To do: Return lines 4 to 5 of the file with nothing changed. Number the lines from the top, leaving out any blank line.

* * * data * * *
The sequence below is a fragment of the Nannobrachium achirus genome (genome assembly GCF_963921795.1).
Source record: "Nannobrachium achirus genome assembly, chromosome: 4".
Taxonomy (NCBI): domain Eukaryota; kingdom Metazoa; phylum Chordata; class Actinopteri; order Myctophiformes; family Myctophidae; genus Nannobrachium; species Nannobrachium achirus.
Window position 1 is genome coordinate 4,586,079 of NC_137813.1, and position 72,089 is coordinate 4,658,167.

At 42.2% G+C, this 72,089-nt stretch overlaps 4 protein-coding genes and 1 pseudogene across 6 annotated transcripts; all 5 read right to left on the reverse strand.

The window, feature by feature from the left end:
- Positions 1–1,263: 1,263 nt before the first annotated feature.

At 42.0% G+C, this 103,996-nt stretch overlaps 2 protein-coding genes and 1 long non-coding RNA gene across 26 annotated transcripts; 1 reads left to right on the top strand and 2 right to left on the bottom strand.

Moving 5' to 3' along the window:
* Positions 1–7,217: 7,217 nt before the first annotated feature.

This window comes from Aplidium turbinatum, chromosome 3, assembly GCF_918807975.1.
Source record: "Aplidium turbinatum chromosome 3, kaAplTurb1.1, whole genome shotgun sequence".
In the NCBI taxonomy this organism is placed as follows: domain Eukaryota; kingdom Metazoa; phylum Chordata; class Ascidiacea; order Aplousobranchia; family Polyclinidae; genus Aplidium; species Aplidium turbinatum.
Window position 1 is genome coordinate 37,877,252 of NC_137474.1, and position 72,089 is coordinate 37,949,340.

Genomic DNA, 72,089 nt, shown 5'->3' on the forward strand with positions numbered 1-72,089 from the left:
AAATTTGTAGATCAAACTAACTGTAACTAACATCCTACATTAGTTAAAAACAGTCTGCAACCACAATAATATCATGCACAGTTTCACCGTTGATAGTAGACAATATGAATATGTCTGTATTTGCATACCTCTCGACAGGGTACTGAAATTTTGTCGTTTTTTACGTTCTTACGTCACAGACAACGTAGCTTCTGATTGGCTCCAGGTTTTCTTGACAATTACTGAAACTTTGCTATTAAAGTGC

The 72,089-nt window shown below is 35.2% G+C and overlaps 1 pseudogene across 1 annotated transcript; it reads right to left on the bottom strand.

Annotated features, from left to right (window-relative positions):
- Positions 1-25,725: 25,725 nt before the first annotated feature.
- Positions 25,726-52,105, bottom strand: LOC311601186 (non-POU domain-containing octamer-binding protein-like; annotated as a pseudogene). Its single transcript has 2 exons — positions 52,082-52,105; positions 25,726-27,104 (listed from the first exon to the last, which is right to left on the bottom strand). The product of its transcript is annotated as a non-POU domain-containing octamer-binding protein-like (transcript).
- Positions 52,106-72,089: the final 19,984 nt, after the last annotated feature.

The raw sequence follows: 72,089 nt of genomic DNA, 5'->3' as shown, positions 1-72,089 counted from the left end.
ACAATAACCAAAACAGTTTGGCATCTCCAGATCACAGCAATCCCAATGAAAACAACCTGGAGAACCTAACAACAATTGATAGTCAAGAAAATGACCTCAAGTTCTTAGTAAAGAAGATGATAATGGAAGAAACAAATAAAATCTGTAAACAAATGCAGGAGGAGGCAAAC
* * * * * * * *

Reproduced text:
Window position 1 is genome coordinate 4,586,079 of NC_137813.1, and position 72,089 is coordinate 4,658,167.

At 42.2% G+C, this 72,089-nt stretch overlaps 4 protein-coding genes and 1 pseudogene across 6 annotated transcripts; all 5 read right to left on the reverse strand.